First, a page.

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The ‘perk’ of attending CCHS

Student-run coffee shop opens at Creston Community High School.

Junior Zach Chubick, center, waits on Creston Community High School principal Bill Messerole at the Panther Perk, a student-run coffee shop, where CCHS students learn employable skills such as cash handling and customer service. The Panther Perk operates is currently open only to school staff and operates out of Palmer Scott's special education classroom. Once their coffee cart – funded with donations from CWC, a local nonprofit – the Panther Perk will open to CCHS students.
Junior Zach Chubick, center, waits on Creston Community High School principal Bill Messerole at the Panther Perk, a student-run coffee shop, where CCHS students learn employable skills such as cash handling and customer service. The Panther Perk operates is currently open only to school staff and operates out of Palmer Scott's special education classroom. Once their coffee cart – funded with donations from CWC, a local nonprofit – the Panther Perk will open to CCHS students.

Before the start bell rang this morning at Creston Community High School, a line was forming to get a taste of the school’s latest perk – a coffee shop.

At Panther Perk, currently located inside Palmer Scott’s special education classroom, Scott’s students were brewing coffee and steeping tea for staff, who were the first customers of the class’ latest endeavor.

The makeshift coffee shop will soon become a full-fledged coffee cart where students and staff can order caffeinated and decaf breakfast blend coffee, French vanilla and hazelnut cappuccinos, and chai, green, peppermint, Earl Grey or English breakfast teas.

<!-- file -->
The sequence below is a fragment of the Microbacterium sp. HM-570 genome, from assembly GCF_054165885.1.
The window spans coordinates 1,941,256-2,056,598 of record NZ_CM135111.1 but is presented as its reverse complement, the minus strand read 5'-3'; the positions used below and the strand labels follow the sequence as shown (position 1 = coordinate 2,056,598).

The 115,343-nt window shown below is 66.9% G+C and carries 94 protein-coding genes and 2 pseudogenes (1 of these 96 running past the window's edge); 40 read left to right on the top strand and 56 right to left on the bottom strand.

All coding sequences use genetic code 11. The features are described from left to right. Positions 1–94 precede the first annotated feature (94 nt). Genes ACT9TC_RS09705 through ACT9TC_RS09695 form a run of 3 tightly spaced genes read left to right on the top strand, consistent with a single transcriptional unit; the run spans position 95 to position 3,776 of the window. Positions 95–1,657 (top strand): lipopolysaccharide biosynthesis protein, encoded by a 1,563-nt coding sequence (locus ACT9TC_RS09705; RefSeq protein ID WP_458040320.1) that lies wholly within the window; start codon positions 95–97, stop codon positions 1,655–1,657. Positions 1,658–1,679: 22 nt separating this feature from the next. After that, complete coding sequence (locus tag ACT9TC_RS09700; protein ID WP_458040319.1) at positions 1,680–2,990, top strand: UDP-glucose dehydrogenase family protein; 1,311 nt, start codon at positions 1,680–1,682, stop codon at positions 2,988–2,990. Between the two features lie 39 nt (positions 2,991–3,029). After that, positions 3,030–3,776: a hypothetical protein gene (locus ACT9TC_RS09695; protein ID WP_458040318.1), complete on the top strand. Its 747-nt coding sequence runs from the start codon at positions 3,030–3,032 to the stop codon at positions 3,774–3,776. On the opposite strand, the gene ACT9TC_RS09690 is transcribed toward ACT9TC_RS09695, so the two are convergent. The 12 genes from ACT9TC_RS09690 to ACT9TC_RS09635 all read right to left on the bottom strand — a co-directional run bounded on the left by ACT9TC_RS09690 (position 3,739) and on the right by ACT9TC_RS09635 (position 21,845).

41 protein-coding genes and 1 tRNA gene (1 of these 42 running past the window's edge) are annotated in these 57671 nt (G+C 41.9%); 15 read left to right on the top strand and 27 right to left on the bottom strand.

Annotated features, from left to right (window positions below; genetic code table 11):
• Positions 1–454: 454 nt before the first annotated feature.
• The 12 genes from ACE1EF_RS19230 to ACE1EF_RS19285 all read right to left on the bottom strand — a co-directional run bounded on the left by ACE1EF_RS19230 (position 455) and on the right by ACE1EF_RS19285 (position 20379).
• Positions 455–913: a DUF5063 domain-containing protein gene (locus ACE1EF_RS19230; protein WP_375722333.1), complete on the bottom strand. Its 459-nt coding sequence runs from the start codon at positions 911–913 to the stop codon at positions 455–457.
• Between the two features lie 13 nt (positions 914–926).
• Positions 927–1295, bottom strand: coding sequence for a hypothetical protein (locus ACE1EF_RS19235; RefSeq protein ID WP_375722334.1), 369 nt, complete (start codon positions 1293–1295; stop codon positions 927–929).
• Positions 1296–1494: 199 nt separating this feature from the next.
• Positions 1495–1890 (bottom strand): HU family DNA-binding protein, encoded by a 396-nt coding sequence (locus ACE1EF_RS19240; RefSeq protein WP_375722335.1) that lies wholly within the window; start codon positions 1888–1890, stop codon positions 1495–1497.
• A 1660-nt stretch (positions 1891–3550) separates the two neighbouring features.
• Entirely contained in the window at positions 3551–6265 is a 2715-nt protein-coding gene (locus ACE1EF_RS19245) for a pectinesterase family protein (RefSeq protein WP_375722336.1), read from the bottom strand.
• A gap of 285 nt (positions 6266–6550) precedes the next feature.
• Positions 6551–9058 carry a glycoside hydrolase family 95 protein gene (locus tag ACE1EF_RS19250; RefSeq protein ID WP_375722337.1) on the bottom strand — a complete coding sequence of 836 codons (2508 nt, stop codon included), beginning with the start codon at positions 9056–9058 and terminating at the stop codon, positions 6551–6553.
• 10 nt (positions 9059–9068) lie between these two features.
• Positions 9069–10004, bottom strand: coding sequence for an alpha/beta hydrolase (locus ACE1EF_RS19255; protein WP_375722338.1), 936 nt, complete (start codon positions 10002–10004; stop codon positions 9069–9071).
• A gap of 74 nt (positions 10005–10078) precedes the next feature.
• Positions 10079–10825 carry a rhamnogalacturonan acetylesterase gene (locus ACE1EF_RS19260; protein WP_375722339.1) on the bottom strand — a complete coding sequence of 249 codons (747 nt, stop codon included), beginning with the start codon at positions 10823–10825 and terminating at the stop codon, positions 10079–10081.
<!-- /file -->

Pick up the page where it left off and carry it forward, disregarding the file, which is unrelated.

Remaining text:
Maggie Arnold, facilitator of the communication and service technology program at CCHS said the Panther Perk is a partnership between CAST, special ed and Shannon Smith’s accounting class, which started as an idea between Palmer and a representative of the Green Hills Area Education Agency.

Camden Peterson, now a senior, assisted Scott’s students last school year by creating a Power Point presentation for potential investors.

“They presented and they (the investors) were overly excited to help out,” said Arnold.

Arnold said working at Panther Perk is one way Mr. Scott’s classroom can gain lifelong skills to become employable in post-secondary life.

Scott has been working with his students on skills for different jobs, and working the cart will provide them with real life experience – cash handling, customer service, cleaning and inventory. Additionally, Smith’s accounting students will be keeping the books for Scott’s students. The two groups plan to check in with each other monthly to keep the accounting records up to date.

According to their presentation, the goal of the program is to not only enable students to experience the day to day operations of a business but also to allow them to practice and learn life skills, establish and build relationships, explore a potential career, and learn or improve their employ-ability. Their hope is that the perk of working together will promote positive school environment, integrate students with special needs into the general population, and encourage students to be creative, responsible and tolerant citizens.

Supplies and funds for the Panther Perk were donated by the CWC, Bunn-O-Matic and Office Machines.

Beverages at the Panther Perk are currently $3.00. Once the cart is received, it will be open 7:45 a.m. to 8:20 a.m. on Wednesday and Friday to students and staff.

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